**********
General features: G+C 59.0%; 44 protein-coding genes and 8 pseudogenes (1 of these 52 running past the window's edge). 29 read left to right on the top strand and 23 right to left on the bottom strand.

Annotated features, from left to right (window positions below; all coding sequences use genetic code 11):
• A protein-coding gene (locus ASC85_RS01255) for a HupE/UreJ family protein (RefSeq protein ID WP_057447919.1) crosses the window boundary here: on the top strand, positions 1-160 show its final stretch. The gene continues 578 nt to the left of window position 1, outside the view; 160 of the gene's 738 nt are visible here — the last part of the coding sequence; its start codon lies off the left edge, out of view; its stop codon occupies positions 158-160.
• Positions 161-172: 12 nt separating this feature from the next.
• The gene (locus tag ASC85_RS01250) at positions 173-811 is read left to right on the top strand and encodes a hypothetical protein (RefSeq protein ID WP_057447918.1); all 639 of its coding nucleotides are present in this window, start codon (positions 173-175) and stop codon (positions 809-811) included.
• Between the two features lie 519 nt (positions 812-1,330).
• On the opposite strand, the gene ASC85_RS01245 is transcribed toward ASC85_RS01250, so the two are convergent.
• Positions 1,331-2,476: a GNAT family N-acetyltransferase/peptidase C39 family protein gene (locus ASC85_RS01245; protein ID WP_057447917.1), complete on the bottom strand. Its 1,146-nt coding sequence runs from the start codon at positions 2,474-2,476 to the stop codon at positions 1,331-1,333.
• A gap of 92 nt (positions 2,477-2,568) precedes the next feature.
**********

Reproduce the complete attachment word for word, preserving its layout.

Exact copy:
General features: G+C 59.0%; 44 protein-coding genes and 8 pseudogenes (1 of these 52 running past the window's edge). 29 read left to right on the top strand and 23 right to left on the bottom strand.

Annotated features, from left to right (window positions below; all coding sequences use genetic code 11):
• A protein-coding gene (locus ASC85_RS01255) for a HupE/UreJ family protein (RefSeq protein ID WP_057447919.1) crosses the window boundary here: on the top strand, positions 1-160 show its final stretch. The gene continues 578 nt to the left of window position 1, outside the view; 160 of the gene's 738 nt are visible here — the last part of the coding sequence; its start codon lies off the left edge, out of view; its stop codon occupies positions 158-160.
• Positions 161-172: 12 nt separating this feature from the next.
• The gene (locus tag ASC85_RS01250) at positions 173-811 is read left to right on the top strand and encodes a hypothetical protein (RefSeq protein ID WP_057447918.1); all 639 of its coding nucleotides are present in this window, start codon (positions 173-175) and stop codon (positions 809-811) included.
• Between the two features lie 519 nt (positions 812-1,330).
• On the opposite strand, the gene ASC85_RS01245 is transcribed toward ASC85_RS01250, so the two are convergent.
• Positions 1,331-2,476: a GNAT family N-acetyltransferase/peptidase C39 family protein gene (locus ASC85_RS01245; protein ID WP_057447917.1), complete on the bottom strand. Its 1,146-nt coding sequence runs from the start codon at positions 2,474-2,476 to the stop codon at positions 1,331-1,333.
• A gap of 92 nt (positions 2,477-2,568) precedes the next feature.